It is the kind of coffee shop you would expect to find in Portland or Seattle. Not a big chain, but a funky converted space, an old maintenance garage in this case, adorned with mid-century modern fixtures and poured concrete floors, what urban hipsters everywhere must imagine heaven’s waiting room looks like, complete with heavily tattooed angels bearing espresso and vegan muffins. My artist friend and I meet here occasionally, mainly because if we squint and talk loud, we can blur out the crush of harried moms and screaming toddlers and pretend we’re breathing the rarefied culture-filled air of one of the aforementioned cities, instead of sipping lattes in semi-rural desert suburbia with plans to stop and check the Old Navy clearance rack on the way home.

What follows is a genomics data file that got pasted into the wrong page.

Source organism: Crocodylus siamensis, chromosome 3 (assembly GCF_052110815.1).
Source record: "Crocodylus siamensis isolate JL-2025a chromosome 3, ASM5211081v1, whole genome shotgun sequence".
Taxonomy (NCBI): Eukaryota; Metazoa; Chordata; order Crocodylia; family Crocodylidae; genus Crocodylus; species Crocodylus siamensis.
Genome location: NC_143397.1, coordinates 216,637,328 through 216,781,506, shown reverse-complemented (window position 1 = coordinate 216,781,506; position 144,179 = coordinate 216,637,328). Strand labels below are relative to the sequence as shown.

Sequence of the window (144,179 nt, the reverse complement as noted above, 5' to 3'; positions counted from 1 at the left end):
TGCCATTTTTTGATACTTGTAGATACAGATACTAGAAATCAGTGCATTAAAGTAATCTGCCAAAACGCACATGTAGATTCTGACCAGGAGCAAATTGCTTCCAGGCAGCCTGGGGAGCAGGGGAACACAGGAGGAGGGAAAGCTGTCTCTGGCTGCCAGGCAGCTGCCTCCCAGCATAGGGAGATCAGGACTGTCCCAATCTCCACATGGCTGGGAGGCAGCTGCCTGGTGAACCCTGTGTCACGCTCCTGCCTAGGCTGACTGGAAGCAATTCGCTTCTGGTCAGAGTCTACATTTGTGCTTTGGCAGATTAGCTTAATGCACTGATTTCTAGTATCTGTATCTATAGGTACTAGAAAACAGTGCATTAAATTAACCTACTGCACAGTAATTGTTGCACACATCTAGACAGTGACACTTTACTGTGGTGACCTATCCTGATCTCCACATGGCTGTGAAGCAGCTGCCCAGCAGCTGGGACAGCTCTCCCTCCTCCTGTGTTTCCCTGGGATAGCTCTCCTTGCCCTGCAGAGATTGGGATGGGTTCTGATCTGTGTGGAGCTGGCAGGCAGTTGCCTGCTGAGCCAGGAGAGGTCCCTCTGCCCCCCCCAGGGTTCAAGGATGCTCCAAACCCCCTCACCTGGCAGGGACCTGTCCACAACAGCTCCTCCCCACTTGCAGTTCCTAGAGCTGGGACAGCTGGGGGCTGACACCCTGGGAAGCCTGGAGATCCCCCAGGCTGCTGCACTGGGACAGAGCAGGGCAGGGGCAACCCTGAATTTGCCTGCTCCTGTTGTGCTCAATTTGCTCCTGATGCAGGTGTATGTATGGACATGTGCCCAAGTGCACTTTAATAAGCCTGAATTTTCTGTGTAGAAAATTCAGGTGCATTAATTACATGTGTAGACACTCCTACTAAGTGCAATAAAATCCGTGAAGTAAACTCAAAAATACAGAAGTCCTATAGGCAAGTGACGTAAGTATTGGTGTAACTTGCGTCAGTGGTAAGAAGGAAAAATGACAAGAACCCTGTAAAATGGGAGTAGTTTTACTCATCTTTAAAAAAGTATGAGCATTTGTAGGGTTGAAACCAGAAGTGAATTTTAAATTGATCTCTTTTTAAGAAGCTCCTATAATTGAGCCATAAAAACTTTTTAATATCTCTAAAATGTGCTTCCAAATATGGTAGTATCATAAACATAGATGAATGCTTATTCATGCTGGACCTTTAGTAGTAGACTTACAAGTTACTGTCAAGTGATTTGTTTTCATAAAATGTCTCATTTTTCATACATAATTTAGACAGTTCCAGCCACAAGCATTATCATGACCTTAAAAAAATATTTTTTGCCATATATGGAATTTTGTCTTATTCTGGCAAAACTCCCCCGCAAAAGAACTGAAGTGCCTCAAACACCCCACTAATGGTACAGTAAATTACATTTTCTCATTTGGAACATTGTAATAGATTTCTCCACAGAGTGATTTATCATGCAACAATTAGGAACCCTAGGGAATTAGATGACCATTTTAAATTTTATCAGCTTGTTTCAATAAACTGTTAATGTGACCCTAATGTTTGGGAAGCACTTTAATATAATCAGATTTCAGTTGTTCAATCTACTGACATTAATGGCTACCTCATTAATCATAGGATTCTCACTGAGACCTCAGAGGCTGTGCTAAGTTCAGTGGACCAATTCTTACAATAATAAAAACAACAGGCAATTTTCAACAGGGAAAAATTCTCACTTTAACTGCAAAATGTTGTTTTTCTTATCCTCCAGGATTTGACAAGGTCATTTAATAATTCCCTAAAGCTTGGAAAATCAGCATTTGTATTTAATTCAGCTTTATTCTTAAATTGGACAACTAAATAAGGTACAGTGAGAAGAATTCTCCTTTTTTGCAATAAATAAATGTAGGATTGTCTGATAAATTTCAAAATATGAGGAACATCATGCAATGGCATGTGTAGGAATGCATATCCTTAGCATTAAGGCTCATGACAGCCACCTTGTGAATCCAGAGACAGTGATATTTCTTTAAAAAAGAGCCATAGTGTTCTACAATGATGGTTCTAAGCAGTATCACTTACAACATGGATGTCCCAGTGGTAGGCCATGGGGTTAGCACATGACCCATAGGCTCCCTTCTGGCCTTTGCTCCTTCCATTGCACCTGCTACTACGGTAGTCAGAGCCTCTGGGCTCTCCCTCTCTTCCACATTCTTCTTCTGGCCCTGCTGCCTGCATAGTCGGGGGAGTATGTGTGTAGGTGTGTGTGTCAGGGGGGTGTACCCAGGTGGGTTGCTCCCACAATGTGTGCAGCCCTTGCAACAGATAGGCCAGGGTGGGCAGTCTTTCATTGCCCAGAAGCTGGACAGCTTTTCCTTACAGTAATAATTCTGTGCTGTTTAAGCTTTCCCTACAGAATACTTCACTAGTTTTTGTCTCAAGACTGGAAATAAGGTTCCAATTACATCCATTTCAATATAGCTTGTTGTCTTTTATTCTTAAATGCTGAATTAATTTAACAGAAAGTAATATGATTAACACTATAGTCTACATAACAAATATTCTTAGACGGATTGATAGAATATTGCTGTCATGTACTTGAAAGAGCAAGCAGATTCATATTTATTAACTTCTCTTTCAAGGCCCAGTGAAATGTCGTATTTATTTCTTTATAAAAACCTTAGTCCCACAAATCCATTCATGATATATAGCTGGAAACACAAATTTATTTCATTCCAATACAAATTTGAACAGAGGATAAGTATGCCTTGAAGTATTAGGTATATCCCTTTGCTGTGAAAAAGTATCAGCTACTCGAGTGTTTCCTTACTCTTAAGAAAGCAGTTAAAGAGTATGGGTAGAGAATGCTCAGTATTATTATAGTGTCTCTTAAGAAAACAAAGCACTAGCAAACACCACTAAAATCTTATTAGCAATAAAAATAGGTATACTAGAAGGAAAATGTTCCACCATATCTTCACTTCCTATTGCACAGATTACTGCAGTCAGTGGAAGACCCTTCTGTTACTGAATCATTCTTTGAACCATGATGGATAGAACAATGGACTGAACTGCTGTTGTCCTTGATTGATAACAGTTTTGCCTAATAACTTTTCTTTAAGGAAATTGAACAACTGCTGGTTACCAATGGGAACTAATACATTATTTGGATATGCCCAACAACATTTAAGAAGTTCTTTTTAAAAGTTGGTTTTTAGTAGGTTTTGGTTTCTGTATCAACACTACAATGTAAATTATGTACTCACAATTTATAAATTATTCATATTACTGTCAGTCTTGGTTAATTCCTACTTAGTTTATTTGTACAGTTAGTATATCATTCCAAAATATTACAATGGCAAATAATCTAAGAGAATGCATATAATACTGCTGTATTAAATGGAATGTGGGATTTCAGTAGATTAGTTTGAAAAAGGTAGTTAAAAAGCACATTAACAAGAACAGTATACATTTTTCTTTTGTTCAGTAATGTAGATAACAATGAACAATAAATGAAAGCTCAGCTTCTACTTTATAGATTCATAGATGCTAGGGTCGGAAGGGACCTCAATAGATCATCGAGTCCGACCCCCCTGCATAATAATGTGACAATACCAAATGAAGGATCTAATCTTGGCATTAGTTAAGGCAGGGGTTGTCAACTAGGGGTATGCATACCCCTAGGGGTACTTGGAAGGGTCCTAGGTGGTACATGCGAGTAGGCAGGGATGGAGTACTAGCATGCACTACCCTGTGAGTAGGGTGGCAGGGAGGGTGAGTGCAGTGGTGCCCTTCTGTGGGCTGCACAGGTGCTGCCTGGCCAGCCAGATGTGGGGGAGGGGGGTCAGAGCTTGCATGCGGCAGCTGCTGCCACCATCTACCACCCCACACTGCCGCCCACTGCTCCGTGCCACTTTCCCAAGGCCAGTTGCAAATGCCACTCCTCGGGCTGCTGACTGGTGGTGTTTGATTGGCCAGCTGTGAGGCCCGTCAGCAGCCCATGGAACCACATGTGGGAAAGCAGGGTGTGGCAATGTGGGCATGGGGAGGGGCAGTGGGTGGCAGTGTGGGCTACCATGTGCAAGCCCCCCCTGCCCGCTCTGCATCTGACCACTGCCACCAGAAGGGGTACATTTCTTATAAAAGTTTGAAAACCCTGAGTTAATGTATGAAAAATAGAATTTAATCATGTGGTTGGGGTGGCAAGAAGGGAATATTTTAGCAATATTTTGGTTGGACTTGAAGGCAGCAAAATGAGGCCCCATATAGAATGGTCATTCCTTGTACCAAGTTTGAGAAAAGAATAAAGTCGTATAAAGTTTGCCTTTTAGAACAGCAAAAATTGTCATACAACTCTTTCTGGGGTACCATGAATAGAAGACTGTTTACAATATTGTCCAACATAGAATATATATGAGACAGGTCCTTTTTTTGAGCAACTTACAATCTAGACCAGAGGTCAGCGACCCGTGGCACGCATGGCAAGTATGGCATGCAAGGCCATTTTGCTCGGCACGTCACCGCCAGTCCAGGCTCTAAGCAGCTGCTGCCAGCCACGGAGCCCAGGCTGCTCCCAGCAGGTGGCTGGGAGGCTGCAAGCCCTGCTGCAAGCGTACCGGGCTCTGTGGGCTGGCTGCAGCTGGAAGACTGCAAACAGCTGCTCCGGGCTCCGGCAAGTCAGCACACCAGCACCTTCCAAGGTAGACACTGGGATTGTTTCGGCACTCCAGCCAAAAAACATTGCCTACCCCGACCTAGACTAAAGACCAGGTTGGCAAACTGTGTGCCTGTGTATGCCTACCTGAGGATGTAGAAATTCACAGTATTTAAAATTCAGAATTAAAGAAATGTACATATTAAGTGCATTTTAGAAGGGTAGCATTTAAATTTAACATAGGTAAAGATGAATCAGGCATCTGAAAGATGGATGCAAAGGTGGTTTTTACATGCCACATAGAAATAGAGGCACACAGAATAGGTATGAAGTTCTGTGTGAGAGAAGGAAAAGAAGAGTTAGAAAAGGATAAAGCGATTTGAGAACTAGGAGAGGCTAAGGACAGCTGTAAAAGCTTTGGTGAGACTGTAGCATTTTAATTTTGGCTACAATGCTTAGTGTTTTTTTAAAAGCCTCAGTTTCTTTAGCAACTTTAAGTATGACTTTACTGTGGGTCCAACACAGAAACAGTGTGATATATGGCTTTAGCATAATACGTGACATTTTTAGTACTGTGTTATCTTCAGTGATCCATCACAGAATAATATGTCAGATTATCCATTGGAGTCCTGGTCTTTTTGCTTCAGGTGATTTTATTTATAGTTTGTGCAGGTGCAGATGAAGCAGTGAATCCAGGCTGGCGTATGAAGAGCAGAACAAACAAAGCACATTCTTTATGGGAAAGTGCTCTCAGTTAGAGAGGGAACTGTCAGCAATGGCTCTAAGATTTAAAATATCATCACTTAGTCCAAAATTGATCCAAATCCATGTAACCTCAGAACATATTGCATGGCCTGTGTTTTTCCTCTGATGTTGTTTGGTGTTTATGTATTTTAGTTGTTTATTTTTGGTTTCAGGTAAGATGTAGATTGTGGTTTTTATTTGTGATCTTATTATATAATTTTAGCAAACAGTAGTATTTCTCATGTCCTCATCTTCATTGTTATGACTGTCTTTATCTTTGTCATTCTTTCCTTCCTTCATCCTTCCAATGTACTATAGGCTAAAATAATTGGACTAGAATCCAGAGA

On this day, it was particularly busy. Maybe it was a school holiday. The place was packed and the line long.With plenty of time to decide which delivery method we wanted for our caffeine fix, we turned to the Plexiglas case of baked goods. The artfully arranged piles of treats looked ready for their Martha Stewart Living cover debut, but one stack of butter/sugar/flour outshone them all. Cupcakes, with thick swirls of pink frosting and a sparkling crust of coarse sugar glinted in the early morning sunshine. Oh, we wanted one, yes indeed, maybe two, maybe two and one for later. Next up to order, poised to plunk down whatever ridiculous amount they were asking per cupcake, I froze mid-sentence as movement caught my eye. There, in the case, taking a leisurely stroll across one of the pink confections was the biggest house fly I had ever seen. Whether you are averse to the saliva a fly coughs up whenever it finds a food source, or just the fact that they land on everything–manure, road kill, public restroom toilet seats–most folks prefer to just say no to fly-pawed food. We were no exception to this. Upon closer inspection we realized that the case had no back, just a sneeze guard, and the restrooms were, in fact, right around the corner. The solemn vow was made right there on the spot to never eat anything from that case, EVER.